You may have noticed that Employee Benefit Trusts (EBTs) have been in the news of late. The ‘wee’ tax case involving Glasgow Rangers and its use of EBTs to avoid tax on benefits provided to its highly paid stars has been widely publicised and, arguably, acted as the straw that broke the camel’s back in provoking the Government to introduce the new “disguised remuneration” anti-avoidance rules. But one could be forgiven for thinking, having read all the press articles, that the use of EBTs is no longer worthwhile nor feasible. The purpose of this article is to explain why this is not the case and how EBTs can still be used to good effect.
EBTs are trusts (usually discretionary) into which employers contribute amounts to be held for the benefit of their employees and/or employees’ families. Typically, they are situated offshore (because of certain tax advantages described later) but this does not have to be the case. The beneficiaries can include shareholders and their relatives.
Ignoring the fiscal benefits for a moment, it is worth reminding oneself that there are non-tax reasons for using an EBT:
Subject to what follows in relation to the new disguised remuneration rules, contributions to an EBT are not generally taxable earnings of a particular employee. Instead the employee is deemed to receive earnings (and therefore the employer is required to operate PAYE) at the time when distribution is made out of the EBT, even if this is made at a time when the individual is no longer with the company.
The contributions do not attract immediate corporation tax relief, but relief can be claimed by the company when taxable income is paid out of the EBT. At that stage the EBT has to account for PAYE and NIC, which is typically administered through the payroll of the employer company.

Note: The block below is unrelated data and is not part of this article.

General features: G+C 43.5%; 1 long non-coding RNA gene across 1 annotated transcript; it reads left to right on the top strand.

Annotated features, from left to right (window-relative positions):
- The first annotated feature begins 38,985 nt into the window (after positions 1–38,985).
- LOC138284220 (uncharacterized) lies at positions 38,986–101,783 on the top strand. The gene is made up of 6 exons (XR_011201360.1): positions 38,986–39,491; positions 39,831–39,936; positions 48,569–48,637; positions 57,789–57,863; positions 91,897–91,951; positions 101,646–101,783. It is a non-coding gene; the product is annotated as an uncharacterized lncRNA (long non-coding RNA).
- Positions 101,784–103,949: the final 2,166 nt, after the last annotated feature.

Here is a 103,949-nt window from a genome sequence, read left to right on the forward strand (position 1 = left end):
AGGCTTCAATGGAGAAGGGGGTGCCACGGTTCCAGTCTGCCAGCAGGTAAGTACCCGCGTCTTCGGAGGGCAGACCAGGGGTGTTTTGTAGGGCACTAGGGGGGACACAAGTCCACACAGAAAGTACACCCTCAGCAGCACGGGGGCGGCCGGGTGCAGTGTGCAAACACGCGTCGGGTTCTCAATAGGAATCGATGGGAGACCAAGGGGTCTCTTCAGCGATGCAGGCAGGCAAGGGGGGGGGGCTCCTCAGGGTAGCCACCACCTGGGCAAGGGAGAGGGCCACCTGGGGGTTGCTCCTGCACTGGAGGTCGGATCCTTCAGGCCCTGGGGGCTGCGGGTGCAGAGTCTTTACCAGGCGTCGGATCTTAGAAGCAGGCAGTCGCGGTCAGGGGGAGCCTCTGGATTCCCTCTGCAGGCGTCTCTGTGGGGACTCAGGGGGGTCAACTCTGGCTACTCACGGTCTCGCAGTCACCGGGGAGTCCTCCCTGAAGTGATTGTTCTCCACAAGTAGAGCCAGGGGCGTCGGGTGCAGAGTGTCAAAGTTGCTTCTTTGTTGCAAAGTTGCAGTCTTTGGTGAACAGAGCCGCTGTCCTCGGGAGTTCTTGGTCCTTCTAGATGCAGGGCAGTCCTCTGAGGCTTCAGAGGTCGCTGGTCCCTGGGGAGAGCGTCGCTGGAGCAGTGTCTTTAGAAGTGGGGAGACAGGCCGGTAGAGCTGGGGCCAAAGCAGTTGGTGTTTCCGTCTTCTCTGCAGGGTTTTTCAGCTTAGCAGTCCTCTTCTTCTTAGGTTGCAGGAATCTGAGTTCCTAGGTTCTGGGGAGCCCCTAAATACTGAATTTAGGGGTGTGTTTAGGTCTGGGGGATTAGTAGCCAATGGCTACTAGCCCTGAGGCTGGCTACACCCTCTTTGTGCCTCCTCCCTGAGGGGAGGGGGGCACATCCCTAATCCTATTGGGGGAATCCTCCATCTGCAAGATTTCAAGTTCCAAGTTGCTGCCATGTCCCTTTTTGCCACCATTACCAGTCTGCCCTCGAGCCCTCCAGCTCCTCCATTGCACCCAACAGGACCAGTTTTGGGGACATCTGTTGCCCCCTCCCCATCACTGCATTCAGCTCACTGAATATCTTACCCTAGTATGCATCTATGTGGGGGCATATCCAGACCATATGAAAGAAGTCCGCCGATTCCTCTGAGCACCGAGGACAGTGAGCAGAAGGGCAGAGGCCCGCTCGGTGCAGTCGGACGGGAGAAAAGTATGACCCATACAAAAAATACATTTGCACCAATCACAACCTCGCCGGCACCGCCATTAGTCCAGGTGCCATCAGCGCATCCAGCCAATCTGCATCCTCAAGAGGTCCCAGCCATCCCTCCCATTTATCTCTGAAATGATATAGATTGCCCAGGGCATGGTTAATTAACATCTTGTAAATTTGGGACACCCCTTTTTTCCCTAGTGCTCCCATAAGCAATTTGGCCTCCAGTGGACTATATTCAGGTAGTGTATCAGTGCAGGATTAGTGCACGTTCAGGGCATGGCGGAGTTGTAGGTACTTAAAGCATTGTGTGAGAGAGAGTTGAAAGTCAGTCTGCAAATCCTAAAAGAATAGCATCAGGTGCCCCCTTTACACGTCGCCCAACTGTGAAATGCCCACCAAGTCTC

From an inheritance tax perspective an EBT set up to benefit persons of a class defined by a reference to employments will qualify for exemption from the IHT relevant property regime, and its associated charges, provided that most or all of the employees are capable of benefiting from the arrangement.
Exit charges can apply in certain circumstances where the EBT is modified so as to taint its qualifying status or where the trustees make a distribution to certain interested parties, for example, a person who has provided more than £1000 of the settled property, so this has to be borne in mind.
Entry charges can also apply in the case of dispositions made by close companies (in broad terms companies which are under the control of five or fewer shareholders or any number of directors); but again provided the arrangements are structured properly it may be possible to avoid such charges.
From the perspective of the shareholders, using an EBT can also provide a route for getting surplus cash (which may jeopardise the availability of Business Property Relief) out of the business.
Offshore EBTs have the following additional advantages:
Not content with the deferral benefits, what Glasgow Rangers et al did was to seek to extract funds in such a way to avoid the PAYE charge, for example via the use of interest free loans, creation of sub-funds and other planning arrangements.
As a result the position has now been made more complicated through the new disguised remuneration legislation and introduction of the concept of ‘earmarking’.
The new rules, which took effect from 9 December 2010, provide that if there are arrangements put in place that involve a “relevant step” i.e. earmarking or making available cash or other assets to specific employees then an immediate tax charge is imposed.
The rules are complex and require careful consideration, as quite possibly they could bite in circumstances where tax avoidance was not the main motive.
The aim of this article was to dispel some of the myths surrounding EBTs and the idea that they are plain ‘bad’.
Much of the mischief came from the desire on the part of a few taxpayers to, in essence, ‘have their cake and eat it’. Unfortunately through the introduction of the disguised remuneration rules what we have is a sledgehammer to crack a nut scenario whereby complex rules make the use of EBTs seem less worthwhile. We are confident however that this constitutes a hurdle capable of being overcome and therefore EBTs remain a worthwhile option.
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